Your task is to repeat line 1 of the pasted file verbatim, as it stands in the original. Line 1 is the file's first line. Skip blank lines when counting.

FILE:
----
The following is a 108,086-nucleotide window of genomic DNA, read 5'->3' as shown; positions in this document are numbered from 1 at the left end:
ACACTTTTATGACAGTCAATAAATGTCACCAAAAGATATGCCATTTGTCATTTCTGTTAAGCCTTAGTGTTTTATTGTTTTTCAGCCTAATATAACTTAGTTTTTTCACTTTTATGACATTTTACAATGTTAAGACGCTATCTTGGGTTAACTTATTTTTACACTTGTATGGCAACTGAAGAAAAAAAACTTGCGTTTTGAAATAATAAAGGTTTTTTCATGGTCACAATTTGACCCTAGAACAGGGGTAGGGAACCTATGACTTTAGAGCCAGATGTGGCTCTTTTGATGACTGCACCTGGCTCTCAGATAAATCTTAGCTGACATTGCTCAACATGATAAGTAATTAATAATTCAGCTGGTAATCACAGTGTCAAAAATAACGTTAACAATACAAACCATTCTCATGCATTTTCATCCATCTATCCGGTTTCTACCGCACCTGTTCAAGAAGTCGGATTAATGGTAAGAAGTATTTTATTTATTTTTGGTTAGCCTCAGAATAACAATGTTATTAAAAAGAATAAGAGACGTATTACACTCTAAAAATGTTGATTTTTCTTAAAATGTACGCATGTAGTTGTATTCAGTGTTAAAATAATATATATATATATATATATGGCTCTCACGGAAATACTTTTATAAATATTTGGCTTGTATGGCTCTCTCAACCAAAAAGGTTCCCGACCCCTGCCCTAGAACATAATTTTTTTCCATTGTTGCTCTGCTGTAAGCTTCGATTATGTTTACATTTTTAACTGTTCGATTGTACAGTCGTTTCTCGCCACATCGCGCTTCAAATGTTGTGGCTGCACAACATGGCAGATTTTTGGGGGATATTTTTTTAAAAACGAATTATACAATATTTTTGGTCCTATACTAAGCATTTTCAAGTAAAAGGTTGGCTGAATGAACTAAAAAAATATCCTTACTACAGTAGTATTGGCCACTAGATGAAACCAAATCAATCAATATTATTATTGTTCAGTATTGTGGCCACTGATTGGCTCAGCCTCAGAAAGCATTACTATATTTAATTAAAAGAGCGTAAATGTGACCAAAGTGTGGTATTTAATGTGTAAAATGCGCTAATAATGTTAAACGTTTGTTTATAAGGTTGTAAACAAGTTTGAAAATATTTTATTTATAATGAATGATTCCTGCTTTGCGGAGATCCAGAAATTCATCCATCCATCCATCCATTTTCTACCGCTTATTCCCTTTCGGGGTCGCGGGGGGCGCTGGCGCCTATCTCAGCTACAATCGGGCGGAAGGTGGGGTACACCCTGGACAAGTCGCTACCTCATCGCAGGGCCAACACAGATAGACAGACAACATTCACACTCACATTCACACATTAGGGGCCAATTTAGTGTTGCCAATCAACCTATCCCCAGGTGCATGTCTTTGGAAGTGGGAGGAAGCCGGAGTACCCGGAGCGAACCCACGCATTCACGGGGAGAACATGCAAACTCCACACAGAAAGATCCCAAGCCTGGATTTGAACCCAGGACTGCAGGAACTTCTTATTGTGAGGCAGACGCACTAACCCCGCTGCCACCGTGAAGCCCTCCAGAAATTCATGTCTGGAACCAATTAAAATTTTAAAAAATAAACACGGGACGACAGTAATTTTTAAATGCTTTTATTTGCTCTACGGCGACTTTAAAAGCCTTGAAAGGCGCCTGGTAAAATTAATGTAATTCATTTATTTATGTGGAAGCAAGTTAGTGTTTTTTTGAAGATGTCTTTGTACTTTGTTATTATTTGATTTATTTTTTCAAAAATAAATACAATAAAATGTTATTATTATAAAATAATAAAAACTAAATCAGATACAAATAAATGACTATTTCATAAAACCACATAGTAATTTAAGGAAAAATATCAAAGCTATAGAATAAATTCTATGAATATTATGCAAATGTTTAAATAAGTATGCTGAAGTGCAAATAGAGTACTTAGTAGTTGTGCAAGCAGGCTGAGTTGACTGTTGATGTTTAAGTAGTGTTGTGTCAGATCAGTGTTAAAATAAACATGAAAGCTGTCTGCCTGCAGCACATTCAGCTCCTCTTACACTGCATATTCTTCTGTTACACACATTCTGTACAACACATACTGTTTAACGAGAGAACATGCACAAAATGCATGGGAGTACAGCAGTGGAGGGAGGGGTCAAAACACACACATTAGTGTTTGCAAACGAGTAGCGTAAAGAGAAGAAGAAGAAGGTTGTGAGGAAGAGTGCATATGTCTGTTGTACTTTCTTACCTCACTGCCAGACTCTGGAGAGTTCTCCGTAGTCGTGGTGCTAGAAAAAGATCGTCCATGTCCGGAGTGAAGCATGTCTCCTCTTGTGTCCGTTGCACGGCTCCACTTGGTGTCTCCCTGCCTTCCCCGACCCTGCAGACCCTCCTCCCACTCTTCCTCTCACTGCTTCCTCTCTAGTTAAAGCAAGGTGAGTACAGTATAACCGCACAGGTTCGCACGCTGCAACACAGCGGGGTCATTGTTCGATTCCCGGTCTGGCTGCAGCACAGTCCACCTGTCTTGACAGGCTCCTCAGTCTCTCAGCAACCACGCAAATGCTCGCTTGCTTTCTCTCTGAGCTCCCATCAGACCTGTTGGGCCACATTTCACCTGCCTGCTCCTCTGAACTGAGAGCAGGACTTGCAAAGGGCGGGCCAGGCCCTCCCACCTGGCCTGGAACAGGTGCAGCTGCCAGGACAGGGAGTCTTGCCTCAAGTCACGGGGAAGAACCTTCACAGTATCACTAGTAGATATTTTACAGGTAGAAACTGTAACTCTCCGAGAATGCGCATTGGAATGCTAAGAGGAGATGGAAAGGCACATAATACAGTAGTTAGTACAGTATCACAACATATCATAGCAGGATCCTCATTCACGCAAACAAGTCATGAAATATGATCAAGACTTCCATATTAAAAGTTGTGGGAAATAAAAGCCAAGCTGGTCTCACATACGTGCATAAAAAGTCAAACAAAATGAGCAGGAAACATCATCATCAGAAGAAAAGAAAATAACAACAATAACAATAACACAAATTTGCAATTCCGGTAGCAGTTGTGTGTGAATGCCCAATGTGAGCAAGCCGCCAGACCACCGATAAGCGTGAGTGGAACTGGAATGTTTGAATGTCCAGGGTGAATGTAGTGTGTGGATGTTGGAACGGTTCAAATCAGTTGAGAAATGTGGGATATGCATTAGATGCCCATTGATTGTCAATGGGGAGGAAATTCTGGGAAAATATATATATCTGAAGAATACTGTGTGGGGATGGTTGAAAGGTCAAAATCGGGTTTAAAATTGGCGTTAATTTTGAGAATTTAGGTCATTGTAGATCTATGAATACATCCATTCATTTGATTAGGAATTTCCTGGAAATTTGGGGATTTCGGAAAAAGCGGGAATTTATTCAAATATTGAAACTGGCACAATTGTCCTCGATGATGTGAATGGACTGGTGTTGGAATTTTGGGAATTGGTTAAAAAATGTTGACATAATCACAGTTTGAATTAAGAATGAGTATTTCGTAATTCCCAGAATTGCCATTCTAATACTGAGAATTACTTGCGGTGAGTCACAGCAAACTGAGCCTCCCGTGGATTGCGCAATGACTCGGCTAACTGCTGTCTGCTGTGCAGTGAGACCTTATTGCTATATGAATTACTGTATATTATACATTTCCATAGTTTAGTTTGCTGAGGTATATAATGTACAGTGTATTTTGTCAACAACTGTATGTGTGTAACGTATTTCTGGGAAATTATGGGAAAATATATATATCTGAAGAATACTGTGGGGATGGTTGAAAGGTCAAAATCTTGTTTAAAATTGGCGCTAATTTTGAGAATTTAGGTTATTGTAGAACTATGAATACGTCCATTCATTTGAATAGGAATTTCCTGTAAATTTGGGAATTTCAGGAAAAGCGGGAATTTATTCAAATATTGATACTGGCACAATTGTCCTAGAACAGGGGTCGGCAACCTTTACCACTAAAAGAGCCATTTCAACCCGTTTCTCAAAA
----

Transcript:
The following is a 108,086-nucleotide window of genomic DNA, read 5'->3' as shown; positions in this document are numbered from 1 at the left end: